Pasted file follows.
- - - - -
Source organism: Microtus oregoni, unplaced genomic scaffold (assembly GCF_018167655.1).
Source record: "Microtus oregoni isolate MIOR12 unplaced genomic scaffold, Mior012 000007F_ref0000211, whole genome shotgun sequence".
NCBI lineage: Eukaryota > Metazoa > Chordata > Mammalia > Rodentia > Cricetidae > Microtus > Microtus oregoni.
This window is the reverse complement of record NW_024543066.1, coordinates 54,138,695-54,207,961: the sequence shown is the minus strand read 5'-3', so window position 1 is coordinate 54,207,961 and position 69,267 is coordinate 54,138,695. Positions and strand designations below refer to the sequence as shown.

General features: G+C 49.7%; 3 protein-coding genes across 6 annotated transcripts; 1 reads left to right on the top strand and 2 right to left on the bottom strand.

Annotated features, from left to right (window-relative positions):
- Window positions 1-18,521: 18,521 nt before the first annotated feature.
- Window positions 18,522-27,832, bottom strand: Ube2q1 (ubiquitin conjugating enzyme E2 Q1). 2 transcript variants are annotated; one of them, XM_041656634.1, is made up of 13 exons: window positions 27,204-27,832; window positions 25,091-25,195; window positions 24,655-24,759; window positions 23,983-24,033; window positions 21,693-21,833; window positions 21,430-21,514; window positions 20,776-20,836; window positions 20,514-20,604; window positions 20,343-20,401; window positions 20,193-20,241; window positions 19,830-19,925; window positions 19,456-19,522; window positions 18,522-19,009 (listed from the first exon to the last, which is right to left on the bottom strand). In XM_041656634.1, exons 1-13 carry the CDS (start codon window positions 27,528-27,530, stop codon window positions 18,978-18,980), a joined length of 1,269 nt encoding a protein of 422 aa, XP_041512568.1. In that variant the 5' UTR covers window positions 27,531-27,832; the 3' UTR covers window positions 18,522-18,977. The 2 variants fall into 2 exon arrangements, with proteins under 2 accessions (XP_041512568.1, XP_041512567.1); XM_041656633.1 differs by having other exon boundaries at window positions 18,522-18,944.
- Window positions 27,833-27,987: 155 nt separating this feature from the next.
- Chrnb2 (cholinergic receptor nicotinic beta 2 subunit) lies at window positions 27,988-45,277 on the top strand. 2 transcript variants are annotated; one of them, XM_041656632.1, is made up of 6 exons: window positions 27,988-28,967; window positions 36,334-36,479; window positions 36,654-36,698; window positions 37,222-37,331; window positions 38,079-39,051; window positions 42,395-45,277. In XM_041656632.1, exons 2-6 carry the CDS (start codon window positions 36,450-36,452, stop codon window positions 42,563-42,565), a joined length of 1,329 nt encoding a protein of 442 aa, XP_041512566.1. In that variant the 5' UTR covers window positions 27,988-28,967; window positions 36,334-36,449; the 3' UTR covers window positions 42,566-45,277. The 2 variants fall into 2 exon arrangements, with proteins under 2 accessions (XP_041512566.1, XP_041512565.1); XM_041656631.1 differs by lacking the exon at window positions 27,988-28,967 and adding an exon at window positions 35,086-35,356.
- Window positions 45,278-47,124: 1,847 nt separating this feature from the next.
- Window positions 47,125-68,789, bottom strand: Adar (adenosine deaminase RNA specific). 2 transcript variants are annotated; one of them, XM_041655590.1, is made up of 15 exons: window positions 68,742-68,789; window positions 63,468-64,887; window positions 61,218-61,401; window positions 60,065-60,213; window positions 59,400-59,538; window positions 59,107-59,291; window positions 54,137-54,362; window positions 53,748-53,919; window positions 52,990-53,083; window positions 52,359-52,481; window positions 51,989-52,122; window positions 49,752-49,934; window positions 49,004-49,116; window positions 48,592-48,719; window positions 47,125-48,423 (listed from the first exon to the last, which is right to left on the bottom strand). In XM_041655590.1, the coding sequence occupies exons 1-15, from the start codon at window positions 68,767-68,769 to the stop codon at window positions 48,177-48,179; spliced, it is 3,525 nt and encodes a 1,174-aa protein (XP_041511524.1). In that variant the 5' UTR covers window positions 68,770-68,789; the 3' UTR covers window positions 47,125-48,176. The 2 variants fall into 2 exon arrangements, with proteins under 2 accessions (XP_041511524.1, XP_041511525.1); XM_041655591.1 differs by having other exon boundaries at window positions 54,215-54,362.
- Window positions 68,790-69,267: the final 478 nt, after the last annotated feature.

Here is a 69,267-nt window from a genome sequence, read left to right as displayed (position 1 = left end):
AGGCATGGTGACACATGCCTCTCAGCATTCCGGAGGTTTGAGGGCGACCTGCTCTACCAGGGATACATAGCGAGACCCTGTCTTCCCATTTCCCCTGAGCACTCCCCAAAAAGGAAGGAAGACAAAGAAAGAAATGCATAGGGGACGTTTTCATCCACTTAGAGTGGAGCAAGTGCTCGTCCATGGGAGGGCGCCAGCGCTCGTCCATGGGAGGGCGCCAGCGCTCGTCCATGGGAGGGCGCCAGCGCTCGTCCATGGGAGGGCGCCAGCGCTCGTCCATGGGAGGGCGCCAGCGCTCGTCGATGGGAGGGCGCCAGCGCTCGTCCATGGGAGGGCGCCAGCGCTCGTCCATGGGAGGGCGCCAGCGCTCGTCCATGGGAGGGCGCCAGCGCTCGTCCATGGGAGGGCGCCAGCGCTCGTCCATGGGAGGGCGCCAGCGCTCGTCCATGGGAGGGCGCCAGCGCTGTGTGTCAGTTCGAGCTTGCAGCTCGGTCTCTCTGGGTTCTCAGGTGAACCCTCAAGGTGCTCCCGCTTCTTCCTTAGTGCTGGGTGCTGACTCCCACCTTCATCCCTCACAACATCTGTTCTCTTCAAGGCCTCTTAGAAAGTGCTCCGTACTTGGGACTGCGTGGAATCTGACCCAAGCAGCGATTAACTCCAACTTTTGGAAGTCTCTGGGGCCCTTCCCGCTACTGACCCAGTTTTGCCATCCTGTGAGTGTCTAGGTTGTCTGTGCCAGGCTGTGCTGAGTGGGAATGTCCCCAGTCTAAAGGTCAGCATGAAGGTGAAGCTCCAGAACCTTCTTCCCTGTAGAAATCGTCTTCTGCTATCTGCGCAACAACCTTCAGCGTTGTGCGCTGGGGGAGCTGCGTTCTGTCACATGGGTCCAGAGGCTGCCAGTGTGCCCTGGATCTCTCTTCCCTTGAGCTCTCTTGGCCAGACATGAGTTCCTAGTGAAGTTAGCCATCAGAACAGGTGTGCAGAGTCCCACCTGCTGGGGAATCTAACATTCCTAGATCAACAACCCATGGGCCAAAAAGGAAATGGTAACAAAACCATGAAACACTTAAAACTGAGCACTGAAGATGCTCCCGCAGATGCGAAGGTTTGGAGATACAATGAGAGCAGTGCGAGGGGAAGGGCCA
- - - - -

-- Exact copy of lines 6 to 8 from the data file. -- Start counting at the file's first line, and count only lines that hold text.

Annotated features, from left to right (window-relative positions):
- Window positions 1-18,521: 18,521 nt before the first annotated feature.
- Window positions 18,522-27,832, bottom strand: Ube2q1 (ubiquitin conjugating enzyme E2 Q1). 2 transcript variants are annotated; one of them, XM_041656634.1, is made up of 13 exons: window positions 27,204-27,832; window positions 25,091-25,195; window positions 24,655-24,759; window positions 23,983-24,033; window positions 21,693-21,833; window positions 21,430-21,514; window positions 20,776-20,836; window positions 20,514-20,604; window positions 20,343-20,401; window positions 20,193-20,241; window positions 19,830-19,925; window positions 19,456-19,522; window positions 18,522-19,009 (listed from the first exon to the last, which is right to left on the bottom strand). In XM_041656634.1, exons 1-13 carry the CDS (start codon window positions 27,528-27,530, stop codon window positions 18,978-18,980), a joined length of 1,269 nt encoding a protein of 422 aa, XP_041512568.1. In that variant the 5' UTR covers window positions 27,531-27,832; the 3' UTR covers window positions 18,522-18,977. The 2 variants fall into 2 exon arrangements, with proteins under 2 accessions (XP_041512568.1, XP_041512567.1); XM_041656633.1 differs by having other exon boundaries at window positions 18,522-18,944.